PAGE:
Michael Leaming threw a fisherman's catch back in the water to “save it,” went viral with millions of views, and now faces trial for what he did.
Updated: 28 minutes ago

Pasco deputies: Stop. Driving. By. Stopped. School. Buses.

Deputies started monitoring school bus stops on U.S. 19 after the Sheriff’s Office heard complaints that drivers aren’t stopping.
Updated: 3 hours ago
Police: French bulldog puppy, worth thousands, fraudulently purchased at Largo pet store

Police: French bulldog puppy, worth thousands, fraudulently purchased at Largo pet store

Largo police are searching for a person they say stole a French bulldog puppy from a puppy store in Largo. Police are searching Hillsborough County, where the suspect is said to reside.
Updated: 4 hours ago
Police release name of man accused of leading officers on car chase that ended in crash

Police release name of man accused of leading officers on car chase that ended in crash

Reginald Mosley, 31, is charged with fleeing from police and attempted carjacking, among other crimes. A passenger in the car he was driving is still at large.
Updated: 6 hours ago
Charges are being filed against the homeless vet and couple who raised $400,000 for him online

Charges are being filed against the homeless vet and couple who raised $400,000 for him online

The heart warming story of a homeless veteran who saved a woman was all a scheme to make money, prosecutors in New Jersey say.
Updated: 8 hours ago
Wesley Chapel baby dies after falling into a pool, authorities say

Wesley Chapel baby dies after falling into a pool, authorities say

Masir White, who was 10 months old, died at the hospital that night, according to the Pasco County Sheriff's Office.
Updated: 8 hours ago
Note in accused killer's car led authorities to Hernando park ranger's body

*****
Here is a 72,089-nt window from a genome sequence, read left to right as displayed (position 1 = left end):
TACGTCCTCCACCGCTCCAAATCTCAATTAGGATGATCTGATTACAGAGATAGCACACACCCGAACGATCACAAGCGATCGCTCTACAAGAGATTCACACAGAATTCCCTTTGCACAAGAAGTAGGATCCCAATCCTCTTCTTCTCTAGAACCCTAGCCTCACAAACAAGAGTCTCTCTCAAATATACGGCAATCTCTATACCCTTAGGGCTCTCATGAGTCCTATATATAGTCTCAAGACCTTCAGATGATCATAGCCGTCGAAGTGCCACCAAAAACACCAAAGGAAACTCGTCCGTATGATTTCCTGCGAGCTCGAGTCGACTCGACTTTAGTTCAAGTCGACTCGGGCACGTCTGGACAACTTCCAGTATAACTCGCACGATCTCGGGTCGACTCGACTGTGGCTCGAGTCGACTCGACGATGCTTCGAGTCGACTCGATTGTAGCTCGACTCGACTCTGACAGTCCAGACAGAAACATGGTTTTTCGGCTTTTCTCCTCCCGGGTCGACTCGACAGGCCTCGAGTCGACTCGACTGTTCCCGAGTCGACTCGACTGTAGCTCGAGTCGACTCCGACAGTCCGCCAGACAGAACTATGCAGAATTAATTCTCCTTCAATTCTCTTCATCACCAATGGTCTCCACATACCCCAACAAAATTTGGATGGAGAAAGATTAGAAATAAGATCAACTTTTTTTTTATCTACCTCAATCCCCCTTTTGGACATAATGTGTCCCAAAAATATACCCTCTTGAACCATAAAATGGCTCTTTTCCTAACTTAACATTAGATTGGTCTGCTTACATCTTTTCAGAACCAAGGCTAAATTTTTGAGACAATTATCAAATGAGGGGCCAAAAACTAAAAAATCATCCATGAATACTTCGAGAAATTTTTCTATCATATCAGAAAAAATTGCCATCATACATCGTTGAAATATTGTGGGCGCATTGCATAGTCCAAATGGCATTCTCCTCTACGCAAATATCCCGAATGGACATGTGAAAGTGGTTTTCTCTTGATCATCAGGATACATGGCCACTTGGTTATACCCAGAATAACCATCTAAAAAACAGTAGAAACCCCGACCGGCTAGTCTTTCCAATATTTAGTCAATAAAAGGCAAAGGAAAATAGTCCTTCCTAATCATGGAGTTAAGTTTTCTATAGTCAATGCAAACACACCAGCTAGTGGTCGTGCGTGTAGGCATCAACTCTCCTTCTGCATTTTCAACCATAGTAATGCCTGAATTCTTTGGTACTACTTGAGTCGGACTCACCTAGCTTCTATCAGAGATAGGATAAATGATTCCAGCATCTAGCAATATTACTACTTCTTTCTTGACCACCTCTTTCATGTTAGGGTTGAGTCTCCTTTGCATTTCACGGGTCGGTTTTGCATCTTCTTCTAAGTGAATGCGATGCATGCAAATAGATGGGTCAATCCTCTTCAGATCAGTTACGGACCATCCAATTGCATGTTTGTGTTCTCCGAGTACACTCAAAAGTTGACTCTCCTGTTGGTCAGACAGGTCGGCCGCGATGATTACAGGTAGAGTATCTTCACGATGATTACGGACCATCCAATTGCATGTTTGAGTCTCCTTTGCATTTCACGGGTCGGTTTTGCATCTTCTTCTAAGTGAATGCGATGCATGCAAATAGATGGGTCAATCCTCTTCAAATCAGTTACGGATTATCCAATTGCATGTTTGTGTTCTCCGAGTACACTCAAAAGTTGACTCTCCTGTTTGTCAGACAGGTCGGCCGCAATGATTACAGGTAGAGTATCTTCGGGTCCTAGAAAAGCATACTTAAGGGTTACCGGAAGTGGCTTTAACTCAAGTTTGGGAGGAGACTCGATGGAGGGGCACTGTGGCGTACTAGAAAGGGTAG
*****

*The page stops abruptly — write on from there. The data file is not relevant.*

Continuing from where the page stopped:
Note in accused killer's car led authorities to Hernando park ranger's body

Jeffrey Morrison told authorities in June that he'd killed his girlfriend, Mitzi Babb. When they searched his car, they found a message on a piece of cardboard that led them to a river.
Updated: 8 hours ago
The Daystarter: The Rays’ Blake Snell takes the Cy Young; Red Tide is stalling the growth of Pinellas tourism; and catch up on all the latest Florida recount news.

The Daystarter: The Rays’ Blake Snell takes the Cy Young; Red Tide is stalling the growth of Pinellas tourism; and catch up on all the latest Florida recount news.

The Daystarter: What’s it like to be called up the NHL; this father had a foreboding sense about his son; check out all the Tampa Bay Times’ podcasts.
Updated: 12 hours ago
‘Zack’ Chronister, son of Hillsborough’s sheriff, gets prison time for knife attack

‘Zack’ Chronister, son of Hillsborough’s sheriff, gets prison time for knife attack

A circuit judge sentenced George Zachary Chronister to 22 months in prison for stabbing and slashing the face of another man during a 2017 fight.
Updated: 7 hours ago
Florida woman steals lobster from Red Lobster tank, tells deputies she was 'blacked out drunk'

Florida woman steals lobster from Red Lobster tank, tells deputies she was 'blacked out drunk'

The lobster never saw it coming. And it was never seen again.
Updated: 9 hours ago